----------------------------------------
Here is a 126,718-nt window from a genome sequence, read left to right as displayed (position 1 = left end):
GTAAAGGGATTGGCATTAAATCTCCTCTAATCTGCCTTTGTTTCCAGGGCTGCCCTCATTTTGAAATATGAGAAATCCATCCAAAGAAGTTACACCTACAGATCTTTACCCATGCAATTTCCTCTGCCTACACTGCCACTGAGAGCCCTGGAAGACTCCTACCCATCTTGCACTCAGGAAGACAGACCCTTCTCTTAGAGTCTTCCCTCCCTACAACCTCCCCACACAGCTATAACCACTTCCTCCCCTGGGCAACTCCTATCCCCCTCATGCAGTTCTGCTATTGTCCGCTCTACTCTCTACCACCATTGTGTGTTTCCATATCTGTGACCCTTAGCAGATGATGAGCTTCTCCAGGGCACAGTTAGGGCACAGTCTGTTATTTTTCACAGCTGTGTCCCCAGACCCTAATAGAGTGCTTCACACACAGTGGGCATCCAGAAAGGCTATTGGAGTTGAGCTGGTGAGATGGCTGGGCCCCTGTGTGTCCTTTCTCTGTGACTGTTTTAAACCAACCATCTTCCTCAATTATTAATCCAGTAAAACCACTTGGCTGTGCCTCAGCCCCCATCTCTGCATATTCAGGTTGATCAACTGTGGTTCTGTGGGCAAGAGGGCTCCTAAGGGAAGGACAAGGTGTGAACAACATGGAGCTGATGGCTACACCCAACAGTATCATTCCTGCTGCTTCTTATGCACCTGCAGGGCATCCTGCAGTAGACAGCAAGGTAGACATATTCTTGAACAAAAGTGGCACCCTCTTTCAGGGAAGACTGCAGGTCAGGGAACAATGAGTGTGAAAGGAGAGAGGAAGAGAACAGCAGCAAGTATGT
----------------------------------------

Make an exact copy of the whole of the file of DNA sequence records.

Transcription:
Here is a 126,718-nt window from a genome sequence, read left to right as displayed (position 1 = left end):
GTAAAGGGATTGGCATTAAATCTCCTCTAATCTGCCTTTGTTTCCAGGGCTGCCCTCATTTTGAAATATGAGAAATCCATCCAAAGAAGTTACACCTACAGATCTTTACCCATGCAATTTCCTCTGCCTACACTGCCACTGAGAGCCCTGGAAGACTCCTACCCATCTTGCACTCAGGAAGACAGACCCTTCTCTTAGAGTCTTCCCTCCCTACAACCTCCCCACACAGCTATAACCACTTCCTCCCCTGGGCAACTCCTATCCCCCTCATGCAGTTCTGCTATTGTCCGCTCTACTCTCTACCACCATTGTGTGTTTCCATATCTGTGACCCTTAGCAGATGATGAGCTTCTCCAGGGCACAGTTAGGGCACAGTCTGTTATTTTTCACAGCTGTGTCCCCAGACCCTAATAGAGTGCTTCACACACAGTGGGCATCCAGAAAGGCTATTGGAGTTGAGCTGGTGAGATGGCTGGGCCCCTGTGTGTCCTTTCTCTGTGACTGTTTTAAACCAACCATCTTCCTCAATTATTAATCCAGTAAAACCACTTGGCTGTGCCTCAGCCCCCATCTCTGCATATTCAGGTTGATCAACTGTGGTTCTGTGGGCAAGAGGGCTCCTAAGGGAAGGACAAGGTGTGAACAACATGGAGCTGATGGCTACACCCAACAGTATCATTCCTGCTGCTTCTTATGCACCTGCAGGGCATCCTGCAGTAGACAGCAAGGTAGACATATTCTTGAACAAAAGTGGCACCCTCTTTCAGGGAAGACTGCAGGTCAGGGAACAATGAGTGTGAAAGGAGAGAGGAAGAGAACAGCAGCAAGTATGT